As some of our more intrepid readers may recall, last week I posted three truths about me and one bald-faced lie, and then asked you all to guess which was the nose-growing statement in the garden of my prose. What? I can mix metaphors that don’t even exist if I like. But remember, I’m a professional blogger. Do not try this at home.
Six of you waded in and gave it a go… and somebody did get it right.
To find out the sordid truth about the three truths and the yet more sordid truth behind the one lie, join me after the cut.
1: I once ate pate made by Raymond Burr. This is TRUE.
Once upon a time, I lived in Santa Rosa, CA, where a lot of rather famous people seemed to like to move to for their golden years. Alas, I never met Harry Morgan, but I did meet Raymond Burr once. That, however, was not when I ate his pate. That happened a year or so later at the most unlikely of places for the most unlikely of reasons.
Back then, one of my brothers hosted a weekly role playing game session, and I was one of the group. As it happened, the girlfriend of one guy in the group worked for Raymond Burr doing housekeeping. Now Mr. Burr in addition to being a whopping great actor and a renowned art collector, was also a bit of a gourmet chef in his off hours. One day he made some pate, decided he had more than he needed, and sent an extra one home with said housekeeper. She did not like pate, not being a fan of offal meats. Not knowing what the hell else to do with it, she handed it to her boyfriend and told him to take it to the game.
I’ve got to say that pate is something I can usually take or leave equally comfortably, but this… this was very good, indeed. There was nothing left but a couple crumbs by the end of the evening, and we had also been victorious in battle in our minds. All in all, not a bad way to waste a night. And the snacks were much better than our usual Doritos and Snickers fare.
2: I have appeared on television three times. This is TRUE.
Yes, in spite of Hester’s certainty that I have spent a lot more time on camera than that, I have appeared on television precisely three times.
The first time was at the tender age of seven. My second grade class was doing some big art project, the details of which I have long ago completely forgotten. But for whatever reason, it was deemed important enough that a news crew came and filmed us. I vividly remember coloring away with a blue crayon while a news camera focused on me, and my teacher talking earnestly to a reporter, but that’s about the sum of my memory on that. And yes, I did specifically appear. My parents were watching when I flitted by in about a second and a half.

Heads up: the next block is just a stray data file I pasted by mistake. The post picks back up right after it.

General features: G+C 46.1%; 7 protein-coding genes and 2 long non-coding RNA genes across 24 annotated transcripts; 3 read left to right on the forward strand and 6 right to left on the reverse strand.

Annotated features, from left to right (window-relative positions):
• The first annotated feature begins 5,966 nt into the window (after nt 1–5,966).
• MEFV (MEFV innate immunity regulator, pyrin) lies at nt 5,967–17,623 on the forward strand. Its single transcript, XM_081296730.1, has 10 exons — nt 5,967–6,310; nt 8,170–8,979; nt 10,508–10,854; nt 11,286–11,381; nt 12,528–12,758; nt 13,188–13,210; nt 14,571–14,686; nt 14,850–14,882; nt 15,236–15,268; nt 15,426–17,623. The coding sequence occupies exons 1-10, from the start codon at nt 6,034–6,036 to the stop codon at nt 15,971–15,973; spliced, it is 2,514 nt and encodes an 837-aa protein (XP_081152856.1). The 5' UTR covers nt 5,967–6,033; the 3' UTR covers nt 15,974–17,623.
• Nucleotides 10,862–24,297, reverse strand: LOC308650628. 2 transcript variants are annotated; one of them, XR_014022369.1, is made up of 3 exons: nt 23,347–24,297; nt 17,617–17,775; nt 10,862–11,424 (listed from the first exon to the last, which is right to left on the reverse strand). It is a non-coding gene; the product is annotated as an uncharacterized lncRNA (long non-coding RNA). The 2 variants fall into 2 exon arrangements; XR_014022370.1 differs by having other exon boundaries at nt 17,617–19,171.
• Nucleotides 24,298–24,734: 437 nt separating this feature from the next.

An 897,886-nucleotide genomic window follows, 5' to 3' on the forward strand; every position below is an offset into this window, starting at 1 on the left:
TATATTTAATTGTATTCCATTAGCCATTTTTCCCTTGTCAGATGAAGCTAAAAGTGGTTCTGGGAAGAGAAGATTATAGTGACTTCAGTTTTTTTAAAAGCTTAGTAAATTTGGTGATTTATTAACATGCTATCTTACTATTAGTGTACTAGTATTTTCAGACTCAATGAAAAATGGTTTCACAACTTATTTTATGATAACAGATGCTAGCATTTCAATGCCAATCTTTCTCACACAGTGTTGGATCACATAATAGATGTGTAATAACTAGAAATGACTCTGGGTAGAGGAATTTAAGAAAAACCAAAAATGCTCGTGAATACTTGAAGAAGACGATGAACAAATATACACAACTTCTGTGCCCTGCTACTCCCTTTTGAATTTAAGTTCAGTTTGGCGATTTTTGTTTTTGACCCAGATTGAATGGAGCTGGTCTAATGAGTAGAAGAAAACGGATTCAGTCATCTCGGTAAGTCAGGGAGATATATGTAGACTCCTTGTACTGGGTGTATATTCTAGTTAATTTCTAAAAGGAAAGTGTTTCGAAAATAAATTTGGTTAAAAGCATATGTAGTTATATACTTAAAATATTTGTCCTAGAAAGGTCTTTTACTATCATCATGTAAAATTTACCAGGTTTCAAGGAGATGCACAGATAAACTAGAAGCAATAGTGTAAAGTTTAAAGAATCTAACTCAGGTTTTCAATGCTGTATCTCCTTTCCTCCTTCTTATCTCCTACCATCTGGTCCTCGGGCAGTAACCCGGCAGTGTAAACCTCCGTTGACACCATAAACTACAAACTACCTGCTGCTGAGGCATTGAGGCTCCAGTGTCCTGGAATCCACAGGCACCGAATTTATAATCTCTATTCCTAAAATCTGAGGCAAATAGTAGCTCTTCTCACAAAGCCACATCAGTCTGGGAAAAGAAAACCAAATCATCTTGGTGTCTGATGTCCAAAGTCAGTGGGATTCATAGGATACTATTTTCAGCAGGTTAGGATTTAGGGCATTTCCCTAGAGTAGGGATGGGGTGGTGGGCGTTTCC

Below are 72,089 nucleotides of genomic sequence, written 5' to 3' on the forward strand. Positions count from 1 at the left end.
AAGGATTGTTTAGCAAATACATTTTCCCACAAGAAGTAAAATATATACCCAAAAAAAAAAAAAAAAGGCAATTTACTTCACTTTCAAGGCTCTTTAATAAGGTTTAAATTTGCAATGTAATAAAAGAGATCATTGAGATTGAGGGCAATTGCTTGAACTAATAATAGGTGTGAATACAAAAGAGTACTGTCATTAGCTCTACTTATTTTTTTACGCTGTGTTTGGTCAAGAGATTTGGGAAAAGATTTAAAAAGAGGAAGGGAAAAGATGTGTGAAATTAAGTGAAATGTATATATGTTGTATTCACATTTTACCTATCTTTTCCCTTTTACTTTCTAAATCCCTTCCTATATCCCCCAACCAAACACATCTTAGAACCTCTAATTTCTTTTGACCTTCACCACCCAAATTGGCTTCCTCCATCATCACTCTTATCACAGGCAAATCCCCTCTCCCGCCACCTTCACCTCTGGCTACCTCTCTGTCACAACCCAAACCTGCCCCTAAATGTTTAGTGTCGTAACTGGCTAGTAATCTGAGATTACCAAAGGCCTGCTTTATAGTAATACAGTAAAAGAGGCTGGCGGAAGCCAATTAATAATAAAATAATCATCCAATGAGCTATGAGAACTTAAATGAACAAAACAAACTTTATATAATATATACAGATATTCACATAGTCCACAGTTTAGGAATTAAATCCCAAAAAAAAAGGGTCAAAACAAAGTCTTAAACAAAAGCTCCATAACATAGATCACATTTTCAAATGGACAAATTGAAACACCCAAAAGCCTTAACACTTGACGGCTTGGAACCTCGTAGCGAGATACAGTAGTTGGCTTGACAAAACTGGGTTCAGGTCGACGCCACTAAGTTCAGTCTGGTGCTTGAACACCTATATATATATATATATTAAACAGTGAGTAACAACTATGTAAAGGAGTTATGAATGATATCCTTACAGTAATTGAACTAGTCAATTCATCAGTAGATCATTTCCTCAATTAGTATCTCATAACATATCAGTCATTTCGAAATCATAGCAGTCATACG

The second time was when I was about twenty-five. I was part of a new community theater and the director and I got tapped to appear on a local chat show. The director talked about the play we were doing with the hostess, and then she and I did a scene from said play. Literally the day after filming, the play was cancelled. Also, I never got to see the segment for some reason or other… but several people told me I was great.
The third and thus far last time I have appeared on television was the day Madonna’s infamous book Sex hit the bookstores. I worked in a bookstore at the time. I think the crew chose me because I wasn’t actively busy with a customer in that moment. Unfortunately, the book had not yet arrived so I couldn’t comment on the specifics of the book at all. If it had arrived, I know that I would have told them the single most obscene aspect of the entire book was the craptastic binding. The whole time we had it in stock we had a demo copy out and the rest in their boxes to keep them neat and clean and all in one piece. I spent at least an hour a day putting the pages back in when they fell out of the open metal spine.
And that is the unvarnished truth about my television career.
Interestingly enough, not once have I seen myself on broadcast television, despite all that air time. I have, however, seen myself on videotape and on film.
3: My parents saw Star Wars before I did. This is the LIE.
I was fourteen the summer Star Wars came out. In point of fact, my mother and I went to see it together a while after the buzz started. We enjoyed the hell out of it and each went back a couple times. My father did not go see it for months afterwards.
In fact, the only reason my father went to see it was that he traveled a lot in his work and sometimes entertained himself on the road by going to the movies. Someone told him Alec Guinness was in this one, and he loved Guinness, so he went.
When he came home, he asked me one day if I’d seen it and what I thought. I told him I really enjoyed it. He looked perplexed and said: ‘but I couldn’t understand a single word that little robot said.’
Congratulations, Frances, for spotting this as the lie.
4: My great-great grandfather joined the Union army shortly after the attack on Fort Sumpter, but spent most of the Civil War in the hospital. This is TRUE.
My great-great grandfather believed in the Union and went off to defend it. But days into training was struck with disease. I’m not certain what all he had or in what order, but he spent the rest of the war in the hospital, outliving most of his fellow patients, but suffering a long list of ailments, any one of which might have killed him before he fathered my great grandmother.
He and a few of the other more ambulatory patients were actually detailed in the last couple weeks of the war to guard some railroad station that was under not-terribly-great threat of attack. And that was the sum total of the field action he saw.
As horrific as the dangers of the battlefield were, though, the dangers of hospitals at the time were actually slightly worse. No, you weren’t going to be blown up, but nobody knew much about germs and the spread of infection back then. It was a grim place to be and took a hardy man to survive it.
And that is the truth about me.